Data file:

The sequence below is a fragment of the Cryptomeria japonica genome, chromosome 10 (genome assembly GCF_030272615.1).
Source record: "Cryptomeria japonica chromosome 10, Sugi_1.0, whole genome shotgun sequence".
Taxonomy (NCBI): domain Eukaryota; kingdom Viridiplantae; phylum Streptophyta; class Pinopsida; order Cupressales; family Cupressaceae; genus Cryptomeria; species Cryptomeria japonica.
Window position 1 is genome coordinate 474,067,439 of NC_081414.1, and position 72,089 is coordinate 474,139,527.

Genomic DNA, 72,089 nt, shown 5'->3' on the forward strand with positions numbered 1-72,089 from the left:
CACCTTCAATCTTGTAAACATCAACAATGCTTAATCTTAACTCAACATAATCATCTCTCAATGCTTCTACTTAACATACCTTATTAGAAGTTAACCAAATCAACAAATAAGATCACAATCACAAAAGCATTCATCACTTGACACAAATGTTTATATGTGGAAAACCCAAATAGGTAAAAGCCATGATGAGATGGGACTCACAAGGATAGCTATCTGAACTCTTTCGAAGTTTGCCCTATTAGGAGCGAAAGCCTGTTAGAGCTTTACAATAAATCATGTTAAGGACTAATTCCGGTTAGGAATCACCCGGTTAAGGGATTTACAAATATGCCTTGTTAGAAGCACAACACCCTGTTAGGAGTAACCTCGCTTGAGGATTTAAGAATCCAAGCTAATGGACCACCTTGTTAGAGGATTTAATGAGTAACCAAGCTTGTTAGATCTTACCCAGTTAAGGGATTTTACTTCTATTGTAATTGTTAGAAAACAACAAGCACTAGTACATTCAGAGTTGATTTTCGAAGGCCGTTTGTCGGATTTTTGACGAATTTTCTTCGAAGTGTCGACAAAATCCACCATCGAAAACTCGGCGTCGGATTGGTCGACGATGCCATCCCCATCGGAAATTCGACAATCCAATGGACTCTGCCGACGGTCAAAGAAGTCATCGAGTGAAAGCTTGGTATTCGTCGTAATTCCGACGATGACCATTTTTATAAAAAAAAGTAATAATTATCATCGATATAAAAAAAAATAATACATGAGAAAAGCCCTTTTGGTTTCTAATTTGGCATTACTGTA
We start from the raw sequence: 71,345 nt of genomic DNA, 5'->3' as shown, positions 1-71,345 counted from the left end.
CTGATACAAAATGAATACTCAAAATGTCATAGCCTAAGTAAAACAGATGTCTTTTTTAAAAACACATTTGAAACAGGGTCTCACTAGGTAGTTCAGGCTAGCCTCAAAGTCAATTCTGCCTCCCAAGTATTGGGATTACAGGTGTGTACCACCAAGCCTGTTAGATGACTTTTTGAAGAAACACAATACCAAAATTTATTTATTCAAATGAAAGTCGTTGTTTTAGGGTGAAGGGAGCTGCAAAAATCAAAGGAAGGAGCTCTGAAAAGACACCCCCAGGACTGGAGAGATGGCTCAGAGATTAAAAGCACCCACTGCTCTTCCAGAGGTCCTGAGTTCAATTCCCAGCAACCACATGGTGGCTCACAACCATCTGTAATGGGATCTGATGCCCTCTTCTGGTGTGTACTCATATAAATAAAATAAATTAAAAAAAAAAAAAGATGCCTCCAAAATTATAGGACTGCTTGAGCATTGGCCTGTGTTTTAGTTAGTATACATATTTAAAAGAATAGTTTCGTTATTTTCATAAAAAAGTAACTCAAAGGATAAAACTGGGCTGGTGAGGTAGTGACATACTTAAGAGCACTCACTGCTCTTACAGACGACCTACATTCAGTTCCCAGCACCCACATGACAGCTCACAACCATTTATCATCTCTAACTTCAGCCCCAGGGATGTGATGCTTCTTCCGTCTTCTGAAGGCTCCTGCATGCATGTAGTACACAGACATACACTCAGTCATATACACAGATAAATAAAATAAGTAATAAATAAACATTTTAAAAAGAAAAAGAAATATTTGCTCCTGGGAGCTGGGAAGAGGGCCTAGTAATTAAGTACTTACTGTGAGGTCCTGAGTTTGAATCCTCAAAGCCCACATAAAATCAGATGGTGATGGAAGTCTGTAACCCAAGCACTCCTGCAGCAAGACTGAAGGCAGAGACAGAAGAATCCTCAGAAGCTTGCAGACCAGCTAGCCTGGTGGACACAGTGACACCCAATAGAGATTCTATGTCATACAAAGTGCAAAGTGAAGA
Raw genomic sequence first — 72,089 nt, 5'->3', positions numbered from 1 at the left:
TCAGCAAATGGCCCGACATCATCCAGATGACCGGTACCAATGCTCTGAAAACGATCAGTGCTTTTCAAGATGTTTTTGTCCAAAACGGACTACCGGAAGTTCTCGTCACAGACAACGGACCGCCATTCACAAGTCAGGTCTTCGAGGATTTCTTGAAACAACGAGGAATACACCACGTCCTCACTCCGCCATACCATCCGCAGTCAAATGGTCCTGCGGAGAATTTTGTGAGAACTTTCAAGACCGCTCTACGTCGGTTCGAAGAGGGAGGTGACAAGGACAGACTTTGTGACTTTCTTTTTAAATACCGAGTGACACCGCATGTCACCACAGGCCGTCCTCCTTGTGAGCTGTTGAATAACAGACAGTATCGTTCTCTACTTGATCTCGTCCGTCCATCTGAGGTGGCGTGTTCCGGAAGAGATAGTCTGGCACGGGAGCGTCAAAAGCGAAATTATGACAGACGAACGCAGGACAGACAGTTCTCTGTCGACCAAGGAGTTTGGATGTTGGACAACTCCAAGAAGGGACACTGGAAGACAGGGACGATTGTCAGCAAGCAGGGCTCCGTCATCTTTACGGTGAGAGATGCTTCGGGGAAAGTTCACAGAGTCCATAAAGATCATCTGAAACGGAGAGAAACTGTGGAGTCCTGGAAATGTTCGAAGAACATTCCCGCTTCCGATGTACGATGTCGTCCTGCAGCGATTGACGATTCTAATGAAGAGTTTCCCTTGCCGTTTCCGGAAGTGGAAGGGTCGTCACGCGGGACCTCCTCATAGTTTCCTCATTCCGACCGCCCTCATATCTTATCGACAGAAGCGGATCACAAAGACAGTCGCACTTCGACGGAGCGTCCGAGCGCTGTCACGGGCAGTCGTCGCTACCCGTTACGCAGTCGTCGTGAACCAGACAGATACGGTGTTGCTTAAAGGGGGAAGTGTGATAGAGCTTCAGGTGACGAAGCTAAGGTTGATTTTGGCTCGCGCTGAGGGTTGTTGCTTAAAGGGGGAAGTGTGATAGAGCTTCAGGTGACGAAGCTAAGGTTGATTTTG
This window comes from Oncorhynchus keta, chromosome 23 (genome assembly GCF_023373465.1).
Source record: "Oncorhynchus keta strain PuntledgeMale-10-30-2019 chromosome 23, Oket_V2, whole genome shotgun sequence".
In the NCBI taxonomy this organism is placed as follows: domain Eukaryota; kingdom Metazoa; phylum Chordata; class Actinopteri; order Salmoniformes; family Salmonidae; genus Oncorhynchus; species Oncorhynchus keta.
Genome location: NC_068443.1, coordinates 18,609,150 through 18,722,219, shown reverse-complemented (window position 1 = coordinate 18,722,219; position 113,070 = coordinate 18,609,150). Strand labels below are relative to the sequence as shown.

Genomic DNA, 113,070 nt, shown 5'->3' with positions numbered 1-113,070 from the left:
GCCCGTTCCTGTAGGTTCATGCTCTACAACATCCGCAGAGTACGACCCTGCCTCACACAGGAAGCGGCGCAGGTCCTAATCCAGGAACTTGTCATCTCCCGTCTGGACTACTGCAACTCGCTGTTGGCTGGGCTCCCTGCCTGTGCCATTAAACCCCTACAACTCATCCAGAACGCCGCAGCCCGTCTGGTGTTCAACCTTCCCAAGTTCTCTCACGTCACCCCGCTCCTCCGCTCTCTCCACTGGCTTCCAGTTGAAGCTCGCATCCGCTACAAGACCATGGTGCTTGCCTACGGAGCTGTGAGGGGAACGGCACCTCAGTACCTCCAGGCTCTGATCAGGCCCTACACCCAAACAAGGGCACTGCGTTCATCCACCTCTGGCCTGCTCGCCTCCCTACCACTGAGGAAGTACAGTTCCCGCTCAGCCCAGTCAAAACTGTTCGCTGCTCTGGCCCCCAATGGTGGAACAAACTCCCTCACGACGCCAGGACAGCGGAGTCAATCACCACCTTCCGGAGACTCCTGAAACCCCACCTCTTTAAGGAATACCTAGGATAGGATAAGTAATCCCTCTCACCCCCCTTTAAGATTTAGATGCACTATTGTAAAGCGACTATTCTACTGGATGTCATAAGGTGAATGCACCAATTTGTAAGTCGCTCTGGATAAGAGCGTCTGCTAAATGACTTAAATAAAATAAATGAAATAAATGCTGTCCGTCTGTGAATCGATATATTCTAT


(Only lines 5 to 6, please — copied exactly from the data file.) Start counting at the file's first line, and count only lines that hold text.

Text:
Genomic DNA, 72,089 nt, shown 5'->3' on the forward strand with positions numbered 1-72,089 from the left:
CACCTTCAATCTTGTAAACATCAACAATGCTTAATCTTAACTCAACATAATCATCTCTCAATGCTTCTACTTAACATACCTTATTAGAAGTTAACCAAATCAACAAATAAGATCACAATCACAAAAGCATTCATCACTTGACACAAATGTTTATATGTGGAAAACCCAAATAGGTAAAAGCCATGATGAGATGGGACTCACAAGGATAGCTATCTGAACTCTTTCGAAGTTTGCCCTATTAGGAGCGAAAGCCTGTTAGAGCTTTACAATAAATCATGTTAAGGACTAATTCCGGTTAGGAATCACCCGGTTAAGGGATTTACAAATATGCCTTGTTAGAAGCACAACACCCTGTTAGGAGTAACCTCGCTTGAGGATTTAAGAATCCAAGCTAATGGACCACCTTGTTAGAGGATTTAATGAGTAACCAAGCTTGTTAGATCTTACCCAGTTAAGGGATTTTACTTCTATTGTAATTGTTAGAAAACAACAAGCACTAGTACATTCAGAGTTGATTTTCGAAGGCCGTTTGTCGGATTTTTGACGAATTTTCTTCGAAGTGTCGACAAAATCCACCATCGAAAACTCGGCGTCGGATTGGTCGACGATGCCATCCCCATCGGAAATTCGACAATCCAATGGACTCTGCCGACGGTCAAAGAAGTCATCGAGTGAAAGCTTGGTATTCGTCGTAATTCCGACGATGACCATTTTTATAAAAAAAAGTAATAATTATCATCGATATAAAAAAAAATAATACATGAGAAAAGCCCTTTTGGTTTCTAATTTGGCATTACTGTA